Driver’s Licenses, Passports Included in Equifax Breach

By: Kyle Magin May 10, 2018
Social Security cards, driver's licenses, and passports were all stolen in the Equifax data breach.
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The September 2017 Equifax data breach is the awful gift that keeps on giving.

This week, officials at Equifax, an Atlanta-based credit reporting agency, disclosed more context behind their massive 2017 data breach, which saw personally identifiable information like Social Security numbers and home addresses for 146.6 million Americans stolen in a cyberattack. (If you suspect that you were included in the attack, check out the Federal Trade Commission’s information on the incident.)

Congress pushed the agency to release more granular information after an initial response some critics found lacking. In a Monday filing with the U.S. Securities and Exchange Commission (SEC), Equifax administrators claimed hackers pilfered tens of thousands of vital documents in the attack, including:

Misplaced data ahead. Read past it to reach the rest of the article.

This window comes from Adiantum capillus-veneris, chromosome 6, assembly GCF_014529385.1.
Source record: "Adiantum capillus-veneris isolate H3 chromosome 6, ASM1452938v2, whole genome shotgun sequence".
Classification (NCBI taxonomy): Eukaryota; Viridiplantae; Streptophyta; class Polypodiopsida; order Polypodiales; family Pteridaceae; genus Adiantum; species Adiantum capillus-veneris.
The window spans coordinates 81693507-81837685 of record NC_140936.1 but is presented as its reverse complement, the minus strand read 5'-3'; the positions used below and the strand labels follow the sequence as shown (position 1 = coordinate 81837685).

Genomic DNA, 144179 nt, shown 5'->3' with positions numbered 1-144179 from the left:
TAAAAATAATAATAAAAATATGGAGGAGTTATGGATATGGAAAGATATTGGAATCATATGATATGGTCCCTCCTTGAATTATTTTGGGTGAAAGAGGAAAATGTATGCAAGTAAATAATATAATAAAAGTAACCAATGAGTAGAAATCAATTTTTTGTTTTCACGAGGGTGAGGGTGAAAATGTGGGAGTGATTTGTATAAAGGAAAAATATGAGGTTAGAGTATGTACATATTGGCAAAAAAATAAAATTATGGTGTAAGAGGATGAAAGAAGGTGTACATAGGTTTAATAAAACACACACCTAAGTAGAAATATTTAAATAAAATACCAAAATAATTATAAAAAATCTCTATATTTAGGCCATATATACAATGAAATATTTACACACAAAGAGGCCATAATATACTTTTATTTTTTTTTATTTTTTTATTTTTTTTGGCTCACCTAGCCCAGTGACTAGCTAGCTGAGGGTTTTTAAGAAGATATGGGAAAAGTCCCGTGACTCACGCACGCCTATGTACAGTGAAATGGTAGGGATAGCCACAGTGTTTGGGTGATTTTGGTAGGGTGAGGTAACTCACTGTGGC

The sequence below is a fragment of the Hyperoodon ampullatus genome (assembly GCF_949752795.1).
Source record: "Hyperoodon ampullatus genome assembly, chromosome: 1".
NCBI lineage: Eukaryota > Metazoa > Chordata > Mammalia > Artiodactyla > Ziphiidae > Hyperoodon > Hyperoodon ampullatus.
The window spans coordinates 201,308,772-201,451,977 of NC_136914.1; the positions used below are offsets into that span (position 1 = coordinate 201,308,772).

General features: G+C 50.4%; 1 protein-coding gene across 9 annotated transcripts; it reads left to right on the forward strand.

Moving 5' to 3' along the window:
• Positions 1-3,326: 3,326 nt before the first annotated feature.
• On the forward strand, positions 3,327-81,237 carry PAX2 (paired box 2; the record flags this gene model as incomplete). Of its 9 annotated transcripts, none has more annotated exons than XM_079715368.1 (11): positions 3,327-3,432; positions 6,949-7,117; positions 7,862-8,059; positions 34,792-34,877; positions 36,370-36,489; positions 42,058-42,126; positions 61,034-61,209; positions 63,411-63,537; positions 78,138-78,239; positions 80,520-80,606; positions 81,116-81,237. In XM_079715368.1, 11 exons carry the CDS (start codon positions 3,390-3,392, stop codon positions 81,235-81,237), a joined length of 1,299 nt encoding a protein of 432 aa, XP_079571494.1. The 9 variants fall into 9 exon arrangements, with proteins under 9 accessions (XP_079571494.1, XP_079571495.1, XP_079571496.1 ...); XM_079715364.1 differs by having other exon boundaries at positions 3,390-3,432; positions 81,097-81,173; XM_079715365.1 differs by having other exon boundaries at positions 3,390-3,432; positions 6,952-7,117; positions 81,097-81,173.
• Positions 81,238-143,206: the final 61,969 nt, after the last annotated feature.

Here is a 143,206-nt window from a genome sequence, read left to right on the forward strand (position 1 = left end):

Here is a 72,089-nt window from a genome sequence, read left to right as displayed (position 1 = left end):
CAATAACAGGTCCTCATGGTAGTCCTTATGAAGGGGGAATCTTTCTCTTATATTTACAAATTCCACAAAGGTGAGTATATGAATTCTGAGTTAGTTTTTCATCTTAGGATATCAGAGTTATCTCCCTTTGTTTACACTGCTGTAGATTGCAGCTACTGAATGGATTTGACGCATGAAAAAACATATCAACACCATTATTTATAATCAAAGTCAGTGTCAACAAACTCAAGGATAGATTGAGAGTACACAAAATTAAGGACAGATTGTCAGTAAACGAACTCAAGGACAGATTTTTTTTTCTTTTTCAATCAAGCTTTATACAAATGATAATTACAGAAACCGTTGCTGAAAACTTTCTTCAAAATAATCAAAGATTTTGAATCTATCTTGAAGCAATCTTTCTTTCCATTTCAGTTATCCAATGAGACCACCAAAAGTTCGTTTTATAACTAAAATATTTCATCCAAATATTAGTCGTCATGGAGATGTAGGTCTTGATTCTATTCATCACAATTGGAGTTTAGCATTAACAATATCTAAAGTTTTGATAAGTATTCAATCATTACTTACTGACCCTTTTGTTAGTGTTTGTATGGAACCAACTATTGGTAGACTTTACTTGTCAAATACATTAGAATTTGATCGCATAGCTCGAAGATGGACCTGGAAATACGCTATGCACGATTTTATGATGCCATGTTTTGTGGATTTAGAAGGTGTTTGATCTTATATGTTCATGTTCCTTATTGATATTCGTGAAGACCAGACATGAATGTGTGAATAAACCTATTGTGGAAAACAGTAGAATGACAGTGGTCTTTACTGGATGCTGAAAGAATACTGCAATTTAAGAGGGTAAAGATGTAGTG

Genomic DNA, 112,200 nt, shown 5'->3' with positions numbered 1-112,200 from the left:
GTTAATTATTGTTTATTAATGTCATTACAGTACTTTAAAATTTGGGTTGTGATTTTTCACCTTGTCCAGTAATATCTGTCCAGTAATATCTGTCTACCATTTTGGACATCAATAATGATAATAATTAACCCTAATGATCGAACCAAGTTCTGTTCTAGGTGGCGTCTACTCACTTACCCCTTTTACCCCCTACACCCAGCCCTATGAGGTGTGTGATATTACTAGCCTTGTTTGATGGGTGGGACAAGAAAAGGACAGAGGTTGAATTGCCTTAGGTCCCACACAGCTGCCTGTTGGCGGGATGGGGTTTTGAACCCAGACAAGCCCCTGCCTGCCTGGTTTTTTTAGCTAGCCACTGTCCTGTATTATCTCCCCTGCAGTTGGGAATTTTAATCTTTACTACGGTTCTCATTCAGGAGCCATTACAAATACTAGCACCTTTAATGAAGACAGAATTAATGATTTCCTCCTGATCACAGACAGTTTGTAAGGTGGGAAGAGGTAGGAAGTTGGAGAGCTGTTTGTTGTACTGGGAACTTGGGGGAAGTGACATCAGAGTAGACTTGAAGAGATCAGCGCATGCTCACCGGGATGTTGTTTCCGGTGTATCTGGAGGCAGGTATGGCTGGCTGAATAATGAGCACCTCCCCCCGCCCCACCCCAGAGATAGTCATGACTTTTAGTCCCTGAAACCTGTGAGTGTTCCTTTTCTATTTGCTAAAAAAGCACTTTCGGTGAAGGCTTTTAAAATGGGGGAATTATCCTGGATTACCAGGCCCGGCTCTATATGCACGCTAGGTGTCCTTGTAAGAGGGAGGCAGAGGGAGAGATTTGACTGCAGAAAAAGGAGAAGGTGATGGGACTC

• 38,000 driver’s licenses
  • 12,000 Social Security/taxpayer ID cards
  • 3,200 passports and passport cards
  • 3,000 military IDs, state IDs, and resident alien cards 

These records are what the Equifax report authors refer to as “dispute documents,” i.e., forms and papers used to dispute mistakes in a person’s credit report. Hackers exposed the documents by accessing the company’s “dispute portal.” Altogether, up to 182,000 U.S. customers submitted documents to the dispute portal. Equifax officials did include these customers in the initial 146.6 million estimate and have since reached out to them via direct mail. In Equifax’s early disclosures, reports mentioned 97,500 customers who’d had their driver’s license numbers accessed but did not mention the full dispute documents.

The danger in cyber-attackers having access to multiple types of documents in addition to what they already had—145 million Social Security numbers, 99 million addresses, 17.6 million email addresses, and 209,000 credit card numbers—is that it can increase the likelihood of ongoing identity fraud, according to arstechnica.com’s Dan Goodin.

If you suspect you’ve been a victim of identity theft, see the FTC’s guide to lost and stolen information.

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